Pure formaldehyde is a colourless, flammable gas with a strong pungent odour. It is extremely irritating to the mucous membranes and is associated with certain types of cancer in humans and other animals. Formaldehyde is classified as a human carcinogen (cancer-causing substance).

Cilantrophiles be warned. It may be cilantro is just a gateway aldehyde. Now who’s the crazy one? The lesson – don’t be hasty in judging the mental acuity of others. (With the single exception for contemporary Americans, who feel compelled to say the absolute worst about anyone who has different political opinions.)

On a serious note, actual mental illness is no joke. Whether it’s genetic, accidental, or degenerative, it can destroy the life of the victim and all those who care about them. If you don’t have any acquaintances suffering in this manner, there are plenty of places you can volunteer to serve these various communities.

Providing love and encouragement to others is always admirable. When we do so for those unable to “repay” us in any way, it’s doubly rewarding. Jesus had something to say about that, and you can read it in Matthew’s Gospel.

Chocolate Mushrooms

mushroomThat’s right, chocolate mushrooms. And it gets worse.

Some flavors are not intended to ever be combined. Years ago, some friends who knew I loved chocolate and despised mushrooms found the perfect gift for me. Chocolates shaped like mushrooms.

There was only one small problem. The chocolates were actually mushroom-flavored. Imagine a chocolate bar melted into a can of cream of mushroom soup, and you get the idea.

Even people like my wife who love both distinct tastes, couldn’t stomach the blend.

Well, a new product has entered the market and it immediately reminded me of that unsavory fiasco.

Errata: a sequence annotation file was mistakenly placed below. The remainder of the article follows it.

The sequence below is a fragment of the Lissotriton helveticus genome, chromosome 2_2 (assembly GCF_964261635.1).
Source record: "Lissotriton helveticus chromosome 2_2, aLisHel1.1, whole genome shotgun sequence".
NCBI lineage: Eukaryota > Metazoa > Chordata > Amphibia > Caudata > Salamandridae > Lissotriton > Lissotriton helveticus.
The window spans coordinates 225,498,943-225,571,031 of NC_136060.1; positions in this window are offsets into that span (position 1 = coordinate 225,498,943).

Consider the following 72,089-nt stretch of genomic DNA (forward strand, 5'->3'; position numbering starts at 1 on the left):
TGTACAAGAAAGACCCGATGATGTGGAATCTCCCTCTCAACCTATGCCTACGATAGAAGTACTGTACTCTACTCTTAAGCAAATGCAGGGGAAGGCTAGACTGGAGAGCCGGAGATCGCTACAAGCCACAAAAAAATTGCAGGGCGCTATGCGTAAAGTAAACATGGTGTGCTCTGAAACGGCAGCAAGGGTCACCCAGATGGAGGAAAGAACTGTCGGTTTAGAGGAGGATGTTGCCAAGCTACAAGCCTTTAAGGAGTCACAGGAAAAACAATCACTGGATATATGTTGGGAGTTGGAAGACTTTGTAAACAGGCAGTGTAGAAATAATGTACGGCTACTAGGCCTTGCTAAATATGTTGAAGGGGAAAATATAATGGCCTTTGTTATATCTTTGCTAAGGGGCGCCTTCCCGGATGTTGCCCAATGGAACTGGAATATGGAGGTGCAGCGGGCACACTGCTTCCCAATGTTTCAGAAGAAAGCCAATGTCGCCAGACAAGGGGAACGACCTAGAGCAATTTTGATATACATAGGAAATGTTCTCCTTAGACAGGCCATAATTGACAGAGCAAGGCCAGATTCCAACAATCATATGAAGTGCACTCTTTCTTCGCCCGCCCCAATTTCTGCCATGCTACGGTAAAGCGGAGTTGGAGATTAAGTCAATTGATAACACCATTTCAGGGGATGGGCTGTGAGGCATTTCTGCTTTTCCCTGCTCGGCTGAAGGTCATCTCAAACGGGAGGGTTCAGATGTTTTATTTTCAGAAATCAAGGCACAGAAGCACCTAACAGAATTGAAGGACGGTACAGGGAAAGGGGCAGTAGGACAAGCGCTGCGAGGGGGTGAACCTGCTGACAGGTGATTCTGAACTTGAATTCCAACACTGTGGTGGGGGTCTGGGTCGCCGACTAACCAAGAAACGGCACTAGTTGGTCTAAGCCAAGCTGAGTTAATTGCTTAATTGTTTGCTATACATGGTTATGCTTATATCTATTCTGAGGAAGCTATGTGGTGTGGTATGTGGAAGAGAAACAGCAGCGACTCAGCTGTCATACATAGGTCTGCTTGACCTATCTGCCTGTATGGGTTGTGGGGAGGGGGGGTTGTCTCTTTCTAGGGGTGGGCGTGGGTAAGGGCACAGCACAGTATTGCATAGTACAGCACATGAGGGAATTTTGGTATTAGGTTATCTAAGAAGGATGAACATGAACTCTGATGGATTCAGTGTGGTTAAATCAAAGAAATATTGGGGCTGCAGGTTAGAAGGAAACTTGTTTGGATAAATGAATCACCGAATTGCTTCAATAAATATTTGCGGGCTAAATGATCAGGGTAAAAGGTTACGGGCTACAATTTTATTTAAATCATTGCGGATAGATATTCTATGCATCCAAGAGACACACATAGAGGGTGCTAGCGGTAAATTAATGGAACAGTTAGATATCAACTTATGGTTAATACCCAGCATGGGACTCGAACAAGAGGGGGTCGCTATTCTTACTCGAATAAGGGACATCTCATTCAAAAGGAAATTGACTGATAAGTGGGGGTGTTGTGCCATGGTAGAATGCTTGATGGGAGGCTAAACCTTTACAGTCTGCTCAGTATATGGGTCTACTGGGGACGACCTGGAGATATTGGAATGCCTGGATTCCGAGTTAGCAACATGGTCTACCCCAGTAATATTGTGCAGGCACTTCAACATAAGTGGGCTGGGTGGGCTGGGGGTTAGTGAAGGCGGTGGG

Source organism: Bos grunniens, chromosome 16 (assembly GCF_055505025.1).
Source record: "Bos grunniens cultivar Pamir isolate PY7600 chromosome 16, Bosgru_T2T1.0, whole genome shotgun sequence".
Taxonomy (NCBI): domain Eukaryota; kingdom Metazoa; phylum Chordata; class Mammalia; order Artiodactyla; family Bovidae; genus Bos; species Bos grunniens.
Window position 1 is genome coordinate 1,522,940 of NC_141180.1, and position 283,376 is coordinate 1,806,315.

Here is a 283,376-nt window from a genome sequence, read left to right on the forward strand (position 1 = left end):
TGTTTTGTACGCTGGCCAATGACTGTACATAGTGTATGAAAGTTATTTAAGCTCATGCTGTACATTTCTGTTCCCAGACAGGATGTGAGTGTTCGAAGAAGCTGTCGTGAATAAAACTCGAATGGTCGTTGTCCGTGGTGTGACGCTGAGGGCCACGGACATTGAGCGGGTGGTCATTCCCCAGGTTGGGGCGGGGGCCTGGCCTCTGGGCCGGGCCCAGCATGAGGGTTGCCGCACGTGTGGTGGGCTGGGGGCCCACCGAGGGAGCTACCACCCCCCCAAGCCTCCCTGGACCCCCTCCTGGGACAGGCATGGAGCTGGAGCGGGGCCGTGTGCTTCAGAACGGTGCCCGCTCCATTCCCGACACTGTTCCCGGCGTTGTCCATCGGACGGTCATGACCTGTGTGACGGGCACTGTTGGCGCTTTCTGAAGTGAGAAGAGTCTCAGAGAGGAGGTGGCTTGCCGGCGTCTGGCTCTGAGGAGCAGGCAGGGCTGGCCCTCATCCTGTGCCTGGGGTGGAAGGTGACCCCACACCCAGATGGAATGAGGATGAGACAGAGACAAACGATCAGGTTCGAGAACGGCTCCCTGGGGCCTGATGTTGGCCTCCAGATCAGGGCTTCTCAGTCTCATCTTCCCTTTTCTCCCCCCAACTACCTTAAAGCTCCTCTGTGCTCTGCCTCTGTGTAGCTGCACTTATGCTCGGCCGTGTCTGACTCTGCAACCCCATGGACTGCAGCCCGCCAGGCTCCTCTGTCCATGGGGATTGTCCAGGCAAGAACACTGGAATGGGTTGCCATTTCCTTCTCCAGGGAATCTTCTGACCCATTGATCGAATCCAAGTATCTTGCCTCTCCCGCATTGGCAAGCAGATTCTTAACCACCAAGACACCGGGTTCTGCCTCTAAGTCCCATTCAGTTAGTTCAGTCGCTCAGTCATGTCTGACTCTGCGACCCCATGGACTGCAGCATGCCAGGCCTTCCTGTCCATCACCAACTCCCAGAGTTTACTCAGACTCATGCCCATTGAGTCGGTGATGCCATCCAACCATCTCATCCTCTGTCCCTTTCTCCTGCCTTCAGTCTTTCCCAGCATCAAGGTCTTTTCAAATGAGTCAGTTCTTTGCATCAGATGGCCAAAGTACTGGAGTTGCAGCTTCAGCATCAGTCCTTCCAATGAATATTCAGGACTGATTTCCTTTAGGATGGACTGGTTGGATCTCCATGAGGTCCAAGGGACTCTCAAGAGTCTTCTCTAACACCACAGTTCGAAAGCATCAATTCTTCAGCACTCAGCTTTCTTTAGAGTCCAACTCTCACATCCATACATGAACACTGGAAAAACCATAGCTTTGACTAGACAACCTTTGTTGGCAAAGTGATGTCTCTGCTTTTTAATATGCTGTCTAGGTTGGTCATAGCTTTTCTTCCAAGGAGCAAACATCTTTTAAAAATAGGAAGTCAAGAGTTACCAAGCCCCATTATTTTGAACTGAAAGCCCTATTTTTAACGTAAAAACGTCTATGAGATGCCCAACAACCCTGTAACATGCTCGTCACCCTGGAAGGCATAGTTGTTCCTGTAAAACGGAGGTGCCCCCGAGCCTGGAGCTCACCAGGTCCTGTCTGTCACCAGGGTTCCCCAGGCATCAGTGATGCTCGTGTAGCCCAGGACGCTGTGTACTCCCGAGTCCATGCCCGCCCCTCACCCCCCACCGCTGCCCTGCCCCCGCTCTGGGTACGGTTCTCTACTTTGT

A company in Hawaii has capitalized on merging two very flavors that are popular in many locales but just sound a wee bit incompatible. They have taken the delectable taste and gentle crunch of macadamia nuts and accented them with the aromatic zest of spam.

That’s right. Spam-flavored macadamia nuts. They sound irresistible, don’t they?

Probably not. But then, most readers of Mere Inkling aren’t in the target audience of Hamakua Macadamia Nut Company. The fact is—and those of us who’ve experienced the joy of living in the Pacific and Micronesia know this well—there are vast numbers of people who absolutely love spam.

I actually don’t have an objection to either of these products . . . individually. Spam casserole was a staple in the home of my youth, and I can eat it with pleasure today. Macadamias still seem a bit exotic and shipping costs make them a bit pricier than most of their competition, but they taste great.

Two wonderful flavors. Logic tells us that if they are both good alone, they’ll be even better together!

But some things were never meant to be combined.

Then again, some different qualities are magnificent when they are brought together. This is especially true when it comes to the art of writing.

Evelyn Underhill, a gifted author in her own right, composed a letter to C.S. Lewis in 1938 praising him for his recently released Out of the Silent Planet.

It is so seldom that one comes across a writer of sufficient imaginative power to give one a new slant on reality: & this is just what you seem to me to have achieved. And what is more, you have not done it in a solemn & oppressive way but with a delightful combination of beauty, humour & deep seriousness. I enjoyed every bit of it, in spite of starting with a decided prejudice against “voyages to Mars.”

“Beauty, humor, and deep seriousness . . .” Traits those of us who love Lewis’ work have come to expect. In great quantity. And we are not disappointed.

Good writing can excel in a single dimension. Great writing, it seems to me, earns that appellation by weaving together a variety of strong “flavors.”

It’s like comparing a superb violin solo to a flawless symphony. Part of the wonder of the latter is the skill with which each disparate element combines into a glorious whole.

Or, returning to the culinary realm with which we began, powerful writing properly combines distinct flavors that complement one another . . . such as chocolate and peanut butter, or spam and . . . Well, I trust I’ve made my point.